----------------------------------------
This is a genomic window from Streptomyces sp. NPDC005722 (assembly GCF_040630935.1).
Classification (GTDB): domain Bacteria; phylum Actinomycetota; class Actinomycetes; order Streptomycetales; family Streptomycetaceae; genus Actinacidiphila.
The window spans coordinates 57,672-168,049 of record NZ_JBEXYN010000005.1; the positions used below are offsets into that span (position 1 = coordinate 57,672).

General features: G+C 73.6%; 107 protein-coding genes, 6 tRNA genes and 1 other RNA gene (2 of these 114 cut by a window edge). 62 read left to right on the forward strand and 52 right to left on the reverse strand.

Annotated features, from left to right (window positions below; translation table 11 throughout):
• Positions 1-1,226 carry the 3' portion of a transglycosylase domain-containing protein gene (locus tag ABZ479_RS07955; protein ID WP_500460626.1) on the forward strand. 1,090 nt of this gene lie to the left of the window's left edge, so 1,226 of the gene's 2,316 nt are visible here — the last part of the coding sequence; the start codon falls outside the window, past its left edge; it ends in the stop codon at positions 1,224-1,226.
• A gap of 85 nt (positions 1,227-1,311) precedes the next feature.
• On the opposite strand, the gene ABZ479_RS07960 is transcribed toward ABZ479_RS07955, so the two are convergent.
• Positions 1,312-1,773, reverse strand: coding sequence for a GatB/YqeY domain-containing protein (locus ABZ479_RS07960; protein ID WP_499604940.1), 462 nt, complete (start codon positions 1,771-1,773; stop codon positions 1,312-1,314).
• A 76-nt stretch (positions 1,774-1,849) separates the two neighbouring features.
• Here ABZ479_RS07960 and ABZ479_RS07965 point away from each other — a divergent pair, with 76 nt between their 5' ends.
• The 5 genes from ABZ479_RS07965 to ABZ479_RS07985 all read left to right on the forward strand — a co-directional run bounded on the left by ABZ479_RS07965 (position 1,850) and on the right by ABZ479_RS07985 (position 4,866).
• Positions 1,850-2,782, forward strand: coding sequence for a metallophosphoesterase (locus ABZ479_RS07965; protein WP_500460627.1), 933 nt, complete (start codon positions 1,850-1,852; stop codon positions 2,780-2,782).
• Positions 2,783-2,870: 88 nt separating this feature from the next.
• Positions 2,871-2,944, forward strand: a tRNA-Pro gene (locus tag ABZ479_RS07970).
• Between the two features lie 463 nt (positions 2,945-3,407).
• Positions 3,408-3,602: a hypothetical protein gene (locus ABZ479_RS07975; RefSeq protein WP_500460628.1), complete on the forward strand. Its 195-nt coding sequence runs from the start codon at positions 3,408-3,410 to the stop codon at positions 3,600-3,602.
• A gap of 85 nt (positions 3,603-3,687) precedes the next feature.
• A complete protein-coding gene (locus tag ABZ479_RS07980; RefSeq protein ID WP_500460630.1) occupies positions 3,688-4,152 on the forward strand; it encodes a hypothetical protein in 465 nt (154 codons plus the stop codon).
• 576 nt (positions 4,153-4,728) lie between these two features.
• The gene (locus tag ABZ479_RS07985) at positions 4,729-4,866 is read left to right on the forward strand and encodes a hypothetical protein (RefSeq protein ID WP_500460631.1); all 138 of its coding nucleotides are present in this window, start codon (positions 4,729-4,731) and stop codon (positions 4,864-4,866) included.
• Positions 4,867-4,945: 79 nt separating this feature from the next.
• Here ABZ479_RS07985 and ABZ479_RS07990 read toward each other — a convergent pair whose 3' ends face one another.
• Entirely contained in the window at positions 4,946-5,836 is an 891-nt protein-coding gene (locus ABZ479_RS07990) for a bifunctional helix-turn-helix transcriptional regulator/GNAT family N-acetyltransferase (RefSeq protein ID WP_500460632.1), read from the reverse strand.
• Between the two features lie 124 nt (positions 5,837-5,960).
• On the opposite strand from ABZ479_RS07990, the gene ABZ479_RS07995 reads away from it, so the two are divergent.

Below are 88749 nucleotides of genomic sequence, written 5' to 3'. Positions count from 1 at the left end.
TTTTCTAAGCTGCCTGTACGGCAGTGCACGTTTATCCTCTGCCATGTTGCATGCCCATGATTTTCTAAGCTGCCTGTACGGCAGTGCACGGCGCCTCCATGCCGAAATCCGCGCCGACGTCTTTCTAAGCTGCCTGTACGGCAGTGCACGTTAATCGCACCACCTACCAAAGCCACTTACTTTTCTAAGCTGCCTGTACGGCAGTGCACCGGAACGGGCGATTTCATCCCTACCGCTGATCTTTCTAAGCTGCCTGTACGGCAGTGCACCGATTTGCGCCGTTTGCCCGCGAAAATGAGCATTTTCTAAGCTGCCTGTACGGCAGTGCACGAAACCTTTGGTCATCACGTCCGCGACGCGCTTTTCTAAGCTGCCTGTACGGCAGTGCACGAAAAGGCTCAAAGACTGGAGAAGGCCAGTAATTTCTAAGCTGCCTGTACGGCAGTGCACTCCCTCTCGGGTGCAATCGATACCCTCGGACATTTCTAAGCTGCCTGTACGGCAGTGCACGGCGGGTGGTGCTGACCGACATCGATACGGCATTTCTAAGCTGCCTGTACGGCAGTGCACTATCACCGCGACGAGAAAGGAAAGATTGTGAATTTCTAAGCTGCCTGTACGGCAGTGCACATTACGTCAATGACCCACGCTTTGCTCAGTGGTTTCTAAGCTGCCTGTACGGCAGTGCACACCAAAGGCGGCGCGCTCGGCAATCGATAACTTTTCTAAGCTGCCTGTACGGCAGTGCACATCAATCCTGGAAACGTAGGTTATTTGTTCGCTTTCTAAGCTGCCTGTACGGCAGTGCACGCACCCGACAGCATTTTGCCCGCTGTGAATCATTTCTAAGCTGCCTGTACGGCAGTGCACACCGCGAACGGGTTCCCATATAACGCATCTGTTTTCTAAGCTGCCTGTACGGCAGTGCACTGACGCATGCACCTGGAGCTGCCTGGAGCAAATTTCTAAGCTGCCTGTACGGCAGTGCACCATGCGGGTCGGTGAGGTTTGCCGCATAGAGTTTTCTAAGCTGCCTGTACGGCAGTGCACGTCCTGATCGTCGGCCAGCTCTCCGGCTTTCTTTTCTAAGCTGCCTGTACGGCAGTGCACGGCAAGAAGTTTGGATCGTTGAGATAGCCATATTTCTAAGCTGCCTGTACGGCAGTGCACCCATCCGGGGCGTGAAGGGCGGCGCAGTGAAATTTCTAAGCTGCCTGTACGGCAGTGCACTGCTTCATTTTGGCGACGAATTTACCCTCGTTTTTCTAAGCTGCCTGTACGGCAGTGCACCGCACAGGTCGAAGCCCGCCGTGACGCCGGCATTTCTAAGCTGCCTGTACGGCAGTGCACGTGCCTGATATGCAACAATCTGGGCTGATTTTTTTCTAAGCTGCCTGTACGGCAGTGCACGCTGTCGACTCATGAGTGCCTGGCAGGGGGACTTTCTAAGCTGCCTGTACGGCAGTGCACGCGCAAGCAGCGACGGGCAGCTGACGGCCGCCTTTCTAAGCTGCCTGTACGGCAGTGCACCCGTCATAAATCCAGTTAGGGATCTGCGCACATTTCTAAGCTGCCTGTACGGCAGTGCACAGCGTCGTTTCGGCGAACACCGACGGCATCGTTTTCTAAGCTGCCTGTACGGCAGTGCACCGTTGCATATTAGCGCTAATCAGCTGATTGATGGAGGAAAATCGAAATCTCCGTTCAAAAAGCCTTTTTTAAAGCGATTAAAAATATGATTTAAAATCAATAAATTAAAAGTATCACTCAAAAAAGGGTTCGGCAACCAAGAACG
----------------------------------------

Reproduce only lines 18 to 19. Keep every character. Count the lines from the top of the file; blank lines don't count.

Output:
• A gap of 85 nt (positions 3,603-3,687) precedes the next feature.
• A complete protein-coding gene (locus tag ABZ479_RS07980; RefSeq protein ID WP_500460630.1) occupies positions 3,688-4,152 on the forward strand; it encodes a hypothetical protein in 465 nt (154 codons plus the stop codon).